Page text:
The hard x-ray imaging spectroscopy system of “Hitomi” x-ray observatory is composed of two sets of hard x-ray imagers (HXI) coupled with hard x-ray telescopes (HXT). With a 12-m focal length, the system provides fine (1 ′ . 7 half-power diameter) imaging spectroscopy covering about 5 to 80 keV. The HXI sensor consists of a camera, which is composed of four layers of Si and one layer of CdTe semiconductor imagers, and an active shield composed of nine Bi4Ge3O12 scintillators to provide low background. The two HXIs started observation on March 8 and 14, 2016 and were operational until 26 March. Using a Crab observation, 5 to 80 keV energy coverage and good detection efficiency were confirmed. The detector background level of 1 to 3 × 10 − 4 counts s − 1 keV − 1 cm − 2 (in detector geometrical area) at 5 to 80 keV was achieved, by cutting the high-background time-intervals, adopting sophisticated energy-dependent imager layer selection, and baffling of the cosmic x-ray background and active-shielding. This level is among the lowest of detectors working in this energy band. By comparing the effective area and the background, it was shown that the HXI had a sensitivity that is same to that of NuSTAR for point sources and 3 to 4 times better for largely extended diffuse sources.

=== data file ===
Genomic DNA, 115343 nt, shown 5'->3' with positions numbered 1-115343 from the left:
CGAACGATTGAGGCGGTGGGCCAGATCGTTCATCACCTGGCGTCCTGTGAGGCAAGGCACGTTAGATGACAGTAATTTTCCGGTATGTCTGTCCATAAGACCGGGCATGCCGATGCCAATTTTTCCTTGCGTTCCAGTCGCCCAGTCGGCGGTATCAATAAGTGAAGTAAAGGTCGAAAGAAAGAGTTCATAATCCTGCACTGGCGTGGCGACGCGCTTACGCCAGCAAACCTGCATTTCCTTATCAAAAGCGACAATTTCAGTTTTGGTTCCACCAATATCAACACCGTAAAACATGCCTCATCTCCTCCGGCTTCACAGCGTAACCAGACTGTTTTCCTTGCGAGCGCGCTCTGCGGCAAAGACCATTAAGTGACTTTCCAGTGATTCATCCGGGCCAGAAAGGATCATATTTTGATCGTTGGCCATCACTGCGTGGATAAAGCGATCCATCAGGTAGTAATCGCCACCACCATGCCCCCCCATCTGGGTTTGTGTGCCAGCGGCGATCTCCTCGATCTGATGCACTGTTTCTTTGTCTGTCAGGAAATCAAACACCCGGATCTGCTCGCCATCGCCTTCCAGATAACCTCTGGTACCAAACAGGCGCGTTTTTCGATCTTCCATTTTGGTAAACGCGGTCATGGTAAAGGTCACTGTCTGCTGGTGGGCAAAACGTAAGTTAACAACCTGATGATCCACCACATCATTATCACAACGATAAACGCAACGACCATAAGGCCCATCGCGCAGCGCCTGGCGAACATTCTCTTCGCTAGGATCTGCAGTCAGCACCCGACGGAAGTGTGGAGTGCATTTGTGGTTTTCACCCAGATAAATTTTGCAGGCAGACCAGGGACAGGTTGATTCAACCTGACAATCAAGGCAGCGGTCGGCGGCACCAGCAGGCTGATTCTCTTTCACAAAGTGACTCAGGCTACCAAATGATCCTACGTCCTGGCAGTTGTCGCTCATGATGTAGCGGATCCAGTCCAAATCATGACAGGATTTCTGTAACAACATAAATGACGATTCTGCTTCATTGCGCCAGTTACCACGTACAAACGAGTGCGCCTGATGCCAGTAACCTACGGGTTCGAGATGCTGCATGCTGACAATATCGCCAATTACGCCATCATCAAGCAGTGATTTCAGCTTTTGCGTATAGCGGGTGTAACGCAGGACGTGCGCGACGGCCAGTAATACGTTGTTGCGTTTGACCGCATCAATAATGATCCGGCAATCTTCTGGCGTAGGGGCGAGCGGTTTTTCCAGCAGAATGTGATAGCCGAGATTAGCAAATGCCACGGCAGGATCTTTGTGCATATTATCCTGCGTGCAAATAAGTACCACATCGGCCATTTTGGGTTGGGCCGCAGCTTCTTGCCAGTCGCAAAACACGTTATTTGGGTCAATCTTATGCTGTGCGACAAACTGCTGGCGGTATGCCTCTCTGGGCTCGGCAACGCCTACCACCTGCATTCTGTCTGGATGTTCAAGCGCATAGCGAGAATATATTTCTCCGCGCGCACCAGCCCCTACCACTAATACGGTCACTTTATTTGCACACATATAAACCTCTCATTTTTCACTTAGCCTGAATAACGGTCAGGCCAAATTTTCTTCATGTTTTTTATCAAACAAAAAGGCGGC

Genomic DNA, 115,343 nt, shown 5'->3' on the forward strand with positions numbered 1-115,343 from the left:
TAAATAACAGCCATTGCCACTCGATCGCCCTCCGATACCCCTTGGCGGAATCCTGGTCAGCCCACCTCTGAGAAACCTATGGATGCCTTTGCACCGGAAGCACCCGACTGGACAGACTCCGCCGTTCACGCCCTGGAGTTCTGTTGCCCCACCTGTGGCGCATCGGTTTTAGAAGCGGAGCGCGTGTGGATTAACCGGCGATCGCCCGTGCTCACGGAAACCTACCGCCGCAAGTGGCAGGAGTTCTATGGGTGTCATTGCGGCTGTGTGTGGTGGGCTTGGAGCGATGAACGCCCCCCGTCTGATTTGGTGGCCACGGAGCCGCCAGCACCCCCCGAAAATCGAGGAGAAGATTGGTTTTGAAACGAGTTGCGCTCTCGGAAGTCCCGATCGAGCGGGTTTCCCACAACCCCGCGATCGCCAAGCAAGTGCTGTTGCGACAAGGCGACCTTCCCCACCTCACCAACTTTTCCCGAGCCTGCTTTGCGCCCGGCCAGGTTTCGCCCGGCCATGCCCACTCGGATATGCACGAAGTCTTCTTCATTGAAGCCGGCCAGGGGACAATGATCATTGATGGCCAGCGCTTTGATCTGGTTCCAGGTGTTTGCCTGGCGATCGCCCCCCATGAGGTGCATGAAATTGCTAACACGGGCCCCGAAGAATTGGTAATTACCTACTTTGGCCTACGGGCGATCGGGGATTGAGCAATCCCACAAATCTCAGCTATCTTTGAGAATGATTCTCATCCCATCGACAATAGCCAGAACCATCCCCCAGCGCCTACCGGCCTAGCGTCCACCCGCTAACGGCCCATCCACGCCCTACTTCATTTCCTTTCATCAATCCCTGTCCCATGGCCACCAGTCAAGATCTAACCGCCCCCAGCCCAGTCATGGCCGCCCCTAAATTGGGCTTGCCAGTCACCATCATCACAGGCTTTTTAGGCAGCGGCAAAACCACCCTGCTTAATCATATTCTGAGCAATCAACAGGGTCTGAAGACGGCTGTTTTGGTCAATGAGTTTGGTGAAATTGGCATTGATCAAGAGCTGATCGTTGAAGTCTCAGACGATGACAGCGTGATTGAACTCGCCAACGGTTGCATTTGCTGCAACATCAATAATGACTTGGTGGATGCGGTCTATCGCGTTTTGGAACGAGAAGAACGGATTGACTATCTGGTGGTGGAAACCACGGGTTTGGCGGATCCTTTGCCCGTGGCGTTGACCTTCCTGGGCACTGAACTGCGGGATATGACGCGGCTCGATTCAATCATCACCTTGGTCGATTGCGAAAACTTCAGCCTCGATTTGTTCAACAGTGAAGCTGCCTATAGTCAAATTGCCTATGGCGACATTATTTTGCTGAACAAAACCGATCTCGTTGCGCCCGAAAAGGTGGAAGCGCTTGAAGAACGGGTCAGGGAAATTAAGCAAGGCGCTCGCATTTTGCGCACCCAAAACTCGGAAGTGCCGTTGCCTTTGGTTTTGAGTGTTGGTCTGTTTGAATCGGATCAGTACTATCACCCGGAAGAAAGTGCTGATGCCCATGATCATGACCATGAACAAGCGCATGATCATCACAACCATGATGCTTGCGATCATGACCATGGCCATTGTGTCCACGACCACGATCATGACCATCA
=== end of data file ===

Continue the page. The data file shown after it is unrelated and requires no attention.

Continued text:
The Hard X-ray Imager (HXI) onboard Hitomi (ASTRO-H) is an imaging spectrometer covering hard x-ray energies of 5 to 80 keV. Combined with the Hard X-ray Telescope, it enables imaging spectroscopy with an angular resolution of 1′.7 half-power diameter, in a field of view of 9′ × 9′. The main imager is composed of four layers of Si detectors and one layer of CdTe detector, stacked to cover a wide energy band up to 80 keV, surrounded by an active shield made of Bi4Ge3O12 scintillator to reduce the background. The HXI started observations 12 days before the Hitomi loss and successfully obtained data from G21.5–0.9, Crab, and blank sky. Utilizing these data, we calibrate the detector response and study properties of in-orbit background. The observed Crab spectra agree well with a powerlaw model convolved with the detector response, within 5% accuracy. We find that albedo electrons in specified orbit strongly affect the background of the Si top layer and establish a screening method to reduce it. The background level over the full field of view after all the processing and screening is as low as the preflight requirement of 1 − 3 × 10−4 counts s−1 cm−2 keV−1.